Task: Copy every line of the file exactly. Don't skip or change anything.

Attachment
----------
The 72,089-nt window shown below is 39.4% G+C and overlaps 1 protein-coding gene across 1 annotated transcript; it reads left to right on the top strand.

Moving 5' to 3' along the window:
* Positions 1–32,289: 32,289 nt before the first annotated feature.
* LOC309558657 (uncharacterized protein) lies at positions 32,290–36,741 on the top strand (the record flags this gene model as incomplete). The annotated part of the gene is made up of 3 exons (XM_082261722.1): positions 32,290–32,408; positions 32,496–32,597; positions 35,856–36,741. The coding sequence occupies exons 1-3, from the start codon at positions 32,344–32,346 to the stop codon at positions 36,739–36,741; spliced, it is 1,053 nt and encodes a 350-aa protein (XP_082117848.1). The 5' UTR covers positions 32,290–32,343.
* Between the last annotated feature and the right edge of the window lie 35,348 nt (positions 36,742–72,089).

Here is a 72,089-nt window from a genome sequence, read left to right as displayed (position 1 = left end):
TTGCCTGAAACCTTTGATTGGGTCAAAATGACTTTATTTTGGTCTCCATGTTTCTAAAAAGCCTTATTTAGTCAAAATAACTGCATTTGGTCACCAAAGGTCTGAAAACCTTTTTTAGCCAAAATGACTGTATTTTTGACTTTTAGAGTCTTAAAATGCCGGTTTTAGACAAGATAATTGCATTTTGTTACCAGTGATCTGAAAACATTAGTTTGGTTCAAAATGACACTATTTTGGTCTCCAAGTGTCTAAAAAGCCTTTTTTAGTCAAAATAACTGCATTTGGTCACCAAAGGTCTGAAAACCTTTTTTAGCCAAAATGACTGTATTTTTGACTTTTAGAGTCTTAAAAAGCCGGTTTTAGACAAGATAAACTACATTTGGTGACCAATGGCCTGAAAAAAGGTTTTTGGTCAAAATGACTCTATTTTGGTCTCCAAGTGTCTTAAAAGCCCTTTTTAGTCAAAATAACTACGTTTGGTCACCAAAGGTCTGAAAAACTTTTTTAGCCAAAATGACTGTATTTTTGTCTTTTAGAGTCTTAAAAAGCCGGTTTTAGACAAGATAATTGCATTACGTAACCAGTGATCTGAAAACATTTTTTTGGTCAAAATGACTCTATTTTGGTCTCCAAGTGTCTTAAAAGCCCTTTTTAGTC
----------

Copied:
The 72,089-nt window shown below is 39.4% G+C and overlaps 1 protein-coding gene across 1 annotated transcript; it reads left to right on the top strand.

Moving 5' to 3' along the window:
* Positions 1–32,289: 32,289 nt before the first annotated feature.
* LOC309558657 (uncharacterized protein) lies at positions 32,290–36,741 on the top strand (the record flags this gene model as incomplete). The annotated part of the gene is made up of 3 exons (XM_082261722.1): positions 32,290–32,408; positions 32,496–32,597; positions 35,856–36,741. The coding sequence occupies exons 1-3, from the start codon at positions 32,344–32,346 to the stop codon at positions 36,739–36,741; spliced, it is 1,053 nt and encodes a 350-aa protein (XP_082117848.1). The 5' UTR covers positions 32,290–32,343.
* Between the last annotated feature and the right edge of the window lie 35,348 nt (positions 36,742–72,089).

Here is a 72,089-nt window from a genome sequence, read left to right as displayed (position 1 = left end):
TTGCCTGAAACCTTTGATTGGGTCAAAATGACTTTATTTTGGTCTCCATGTTTCTAAAAAGCCTTATTTAGTCAAAATAACTGCATTTGGTCACCAAAGGTCTGAAAACCTTTTTTAGCCAAAATGACTGTATTTTTGACTTTTAGAGTCTTAAAATGCCGGTTTTAGACAAGATAATTGCATTTTGTTACCAGTGATCTGAAAACATTAGTTTGGTTCAAAATGACACTATTTTGGTCTCCAAGTGTCTAAAAAGCCTTTTTTAGTCAAAATAACTGCATTTGGTCACCAAAGGTCTGAAAACCTTTTTTAGCCAAAATGACTGTATTTTTGACTTTTAGAGTCTTAAAAAGCCGGTTTTAGACAAGATAAACTACATTTGGTGACCAATGGCCTGAAAAAAGGTTTTTGGTCAAAATGACTCTATTTTGGTCTCCAAGTGTCTTAAAAGCCCTTTTTAGTCAAAATAACTACGTTTGGTCACCAAAGGTCTGAAAAACTTTTTTAGCCAAAATGACTGTATTTTTGTCTTTTAGAGTCTTAAAAAGCCGGTTTTAGACAAGATAATTGCATTACGTAACCAGTGATCTGAAAACATTTTTTTGGTCAAAATGACTCTATTTTGGTCTCCAAGTGTCTTAAAAGCCCTTTTTAGTC